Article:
Passionflower Chapter

Florida Native Plant Society

Past Activity News

June 29, 2019 Warea Tract

The Warea Tract in east Lake County is a small parcel with a high biodiveristy of listed plants and limited public access.  Passionflower, Lake Beautyberry, and Tarflower FNPS Presidents (yes, three chapter Presidents!) and members helped Florida Forestry on June 29, 2019 by pulling non-native Natal Grass (a Cat I invasive).  The collected plants and seeds will be disposed of by “cooking” them in the black plastic garbage bags used for collecting, and then placing them in the regular trash.  Blooming plants observed included Stylisma abidita (dawnflower  - a tiny white morning-glory type flower that is a listed species), Skullcaps, and Roselings.  Although the Warea are yet to bloom, the group was told that plants collected at this site will be planted at Lake Louisa State Park and other conservation areas later this year.

June 28, 2019 Lake Louisa SP Garden

Seven hardy Passionflower members braved the heat to do some community service while getting a dose of outdoor therapy.  The members volunteered at Lake Louisa State Park pruning, pulling weeds, and planting in the Ranger Station Garden where butterflies and dragonflies kept them company.  Among the weeds found and pulled were Category I invasives (Natal Grass, Caesar’s Weed, and Rosary Pea) and Category II invasives (Praxelis and Balsam Apple).  Volunteers left the garden, a focal point for visitors entering and leaving the park, looking much neater – well, as neat as a native plant wildflower garden can look!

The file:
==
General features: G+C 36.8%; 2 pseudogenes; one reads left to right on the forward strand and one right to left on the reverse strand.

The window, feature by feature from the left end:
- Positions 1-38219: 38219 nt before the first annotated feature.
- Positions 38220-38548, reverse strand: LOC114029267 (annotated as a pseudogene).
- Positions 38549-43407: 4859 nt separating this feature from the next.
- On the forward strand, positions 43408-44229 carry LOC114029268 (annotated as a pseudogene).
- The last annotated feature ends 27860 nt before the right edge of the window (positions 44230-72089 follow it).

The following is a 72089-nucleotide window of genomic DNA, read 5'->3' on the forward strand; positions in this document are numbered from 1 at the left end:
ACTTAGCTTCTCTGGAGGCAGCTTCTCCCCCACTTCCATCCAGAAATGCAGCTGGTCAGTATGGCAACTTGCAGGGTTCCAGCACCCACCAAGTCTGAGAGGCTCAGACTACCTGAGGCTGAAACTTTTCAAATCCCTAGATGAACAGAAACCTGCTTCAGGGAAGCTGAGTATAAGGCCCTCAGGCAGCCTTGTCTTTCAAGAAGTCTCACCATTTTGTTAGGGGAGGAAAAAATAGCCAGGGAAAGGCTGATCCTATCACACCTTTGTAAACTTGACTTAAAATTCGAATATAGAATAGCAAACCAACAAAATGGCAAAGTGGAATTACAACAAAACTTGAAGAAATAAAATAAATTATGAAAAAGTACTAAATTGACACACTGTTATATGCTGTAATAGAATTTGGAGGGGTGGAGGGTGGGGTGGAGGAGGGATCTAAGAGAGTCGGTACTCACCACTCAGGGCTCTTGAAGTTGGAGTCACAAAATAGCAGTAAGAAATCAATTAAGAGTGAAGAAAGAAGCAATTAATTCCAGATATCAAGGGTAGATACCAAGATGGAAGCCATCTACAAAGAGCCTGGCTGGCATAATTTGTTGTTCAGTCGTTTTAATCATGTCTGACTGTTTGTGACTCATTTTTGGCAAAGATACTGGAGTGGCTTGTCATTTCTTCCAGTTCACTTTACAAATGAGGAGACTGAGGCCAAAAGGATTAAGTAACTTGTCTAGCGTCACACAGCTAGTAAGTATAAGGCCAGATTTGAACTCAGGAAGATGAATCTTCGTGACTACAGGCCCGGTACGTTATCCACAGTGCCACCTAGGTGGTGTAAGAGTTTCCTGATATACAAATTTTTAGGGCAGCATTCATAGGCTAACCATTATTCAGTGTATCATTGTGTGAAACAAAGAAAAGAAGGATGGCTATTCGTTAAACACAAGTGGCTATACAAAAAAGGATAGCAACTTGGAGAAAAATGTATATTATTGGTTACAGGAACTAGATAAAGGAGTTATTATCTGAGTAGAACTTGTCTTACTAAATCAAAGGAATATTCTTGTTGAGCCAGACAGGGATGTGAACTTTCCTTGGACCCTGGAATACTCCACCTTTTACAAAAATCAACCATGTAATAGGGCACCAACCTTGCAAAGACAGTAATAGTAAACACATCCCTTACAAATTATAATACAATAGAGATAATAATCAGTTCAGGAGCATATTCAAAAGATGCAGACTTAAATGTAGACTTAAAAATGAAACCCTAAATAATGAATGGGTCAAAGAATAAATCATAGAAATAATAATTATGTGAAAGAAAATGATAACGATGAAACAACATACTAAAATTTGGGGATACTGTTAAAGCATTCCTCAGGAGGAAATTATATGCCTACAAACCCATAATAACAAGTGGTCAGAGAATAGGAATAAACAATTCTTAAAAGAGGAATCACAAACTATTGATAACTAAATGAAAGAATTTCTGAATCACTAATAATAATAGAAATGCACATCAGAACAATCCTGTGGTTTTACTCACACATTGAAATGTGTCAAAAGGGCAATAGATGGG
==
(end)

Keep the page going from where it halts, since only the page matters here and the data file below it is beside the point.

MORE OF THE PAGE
June 16, 2019 Field Trip to Flat Island Preserve

A group of 15 Lake Beautyberry and Passionflower members spent a lovely Father’s Day morning hiking at Flat Island Preserve, a Lake County Water Authority property just south of Leesburg.  Patricia Burgos, an LCWA biologist and FNPS member, led the hike and provided a wealth of information about the history and management of the property and the plants the group encountered.

The first part of the hike was along a gently upsloping shaded trail.  Flat Island is surrounded by the Okahumpka Marsh, which feeds a number of lakes and the aquifer, but the trail is inland through upland hardwood hammocks.  With tall overstory trees the trail was well shaded, and there were lots of interesting understory plants including beautyberry, wild coffee, and blooming ironweed.

The highlight of the trip was seeing the wildflower meadow/sandhill restoration area where plants rescued by FNPS volunteers have been relocated in a burned and cleared pasture area.  Among the dozens of relocated plants are threatened, endemic Polygala lewtonii, scrub buckwheat, liatris, sky-blue lupine, sandhill milkweed, partridge pea, penstemon, greeneyes, and vibrant orange-blossomed standing cypress (in foreground of picture).